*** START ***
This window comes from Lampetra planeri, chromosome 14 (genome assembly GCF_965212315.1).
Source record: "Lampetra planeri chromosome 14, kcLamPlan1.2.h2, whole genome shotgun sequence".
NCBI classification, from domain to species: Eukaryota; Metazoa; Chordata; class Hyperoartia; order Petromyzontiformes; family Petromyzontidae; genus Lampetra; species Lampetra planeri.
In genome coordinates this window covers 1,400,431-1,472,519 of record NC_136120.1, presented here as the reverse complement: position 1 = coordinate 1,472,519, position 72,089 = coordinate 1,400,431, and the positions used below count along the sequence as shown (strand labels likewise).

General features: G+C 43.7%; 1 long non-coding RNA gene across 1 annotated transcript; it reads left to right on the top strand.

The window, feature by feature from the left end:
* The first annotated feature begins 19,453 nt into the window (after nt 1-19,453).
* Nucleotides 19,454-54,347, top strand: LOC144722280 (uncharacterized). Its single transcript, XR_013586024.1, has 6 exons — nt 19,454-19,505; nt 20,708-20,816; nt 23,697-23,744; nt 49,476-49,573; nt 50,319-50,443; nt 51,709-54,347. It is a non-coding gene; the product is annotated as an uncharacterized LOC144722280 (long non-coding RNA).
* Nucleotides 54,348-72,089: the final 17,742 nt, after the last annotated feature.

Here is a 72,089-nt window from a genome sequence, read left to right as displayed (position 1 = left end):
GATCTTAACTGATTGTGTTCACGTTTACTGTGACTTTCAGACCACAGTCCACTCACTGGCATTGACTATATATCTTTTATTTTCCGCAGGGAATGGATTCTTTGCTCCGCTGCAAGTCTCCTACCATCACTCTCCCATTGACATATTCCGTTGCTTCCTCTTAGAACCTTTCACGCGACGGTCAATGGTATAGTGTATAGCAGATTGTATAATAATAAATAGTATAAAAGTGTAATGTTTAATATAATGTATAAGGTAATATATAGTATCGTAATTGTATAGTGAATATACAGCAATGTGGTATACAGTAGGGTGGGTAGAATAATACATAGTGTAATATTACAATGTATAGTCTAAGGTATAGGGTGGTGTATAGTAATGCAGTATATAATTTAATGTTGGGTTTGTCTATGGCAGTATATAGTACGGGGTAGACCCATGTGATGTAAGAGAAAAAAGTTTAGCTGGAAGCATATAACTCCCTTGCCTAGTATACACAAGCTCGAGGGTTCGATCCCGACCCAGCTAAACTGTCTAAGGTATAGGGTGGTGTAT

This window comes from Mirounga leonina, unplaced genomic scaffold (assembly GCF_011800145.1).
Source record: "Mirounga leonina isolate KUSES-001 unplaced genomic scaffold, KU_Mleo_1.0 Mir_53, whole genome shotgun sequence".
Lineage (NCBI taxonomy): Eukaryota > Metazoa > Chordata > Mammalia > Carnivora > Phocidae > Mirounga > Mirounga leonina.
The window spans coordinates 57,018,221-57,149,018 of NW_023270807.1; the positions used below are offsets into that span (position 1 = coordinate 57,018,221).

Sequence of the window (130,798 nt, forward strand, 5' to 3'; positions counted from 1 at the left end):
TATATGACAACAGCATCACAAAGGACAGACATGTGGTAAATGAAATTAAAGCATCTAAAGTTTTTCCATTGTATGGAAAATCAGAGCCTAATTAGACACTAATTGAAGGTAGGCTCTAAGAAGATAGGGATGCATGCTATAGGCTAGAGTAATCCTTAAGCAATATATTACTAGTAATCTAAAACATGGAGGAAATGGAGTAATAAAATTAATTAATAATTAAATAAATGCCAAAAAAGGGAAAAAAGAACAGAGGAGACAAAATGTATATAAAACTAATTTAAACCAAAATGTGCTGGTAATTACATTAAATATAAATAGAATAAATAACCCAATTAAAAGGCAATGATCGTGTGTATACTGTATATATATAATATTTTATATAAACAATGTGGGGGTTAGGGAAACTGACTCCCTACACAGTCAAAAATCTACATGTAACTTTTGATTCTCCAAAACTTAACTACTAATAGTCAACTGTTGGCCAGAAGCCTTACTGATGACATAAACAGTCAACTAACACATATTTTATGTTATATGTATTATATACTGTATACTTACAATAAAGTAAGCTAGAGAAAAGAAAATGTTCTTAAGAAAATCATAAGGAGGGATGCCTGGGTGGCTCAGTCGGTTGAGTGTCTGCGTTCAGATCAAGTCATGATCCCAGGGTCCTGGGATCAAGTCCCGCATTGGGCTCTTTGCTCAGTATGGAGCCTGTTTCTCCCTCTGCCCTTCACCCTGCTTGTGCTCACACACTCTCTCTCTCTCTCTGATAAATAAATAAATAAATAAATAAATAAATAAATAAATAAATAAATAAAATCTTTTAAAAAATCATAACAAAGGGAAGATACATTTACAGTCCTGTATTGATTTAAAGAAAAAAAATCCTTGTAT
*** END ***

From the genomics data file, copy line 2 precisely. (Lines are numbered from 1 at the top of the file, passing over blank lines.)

Source record: "Lampetra planeri chromosome 14, kcLamPlan1.2.h2, whole genome shotgun sequence".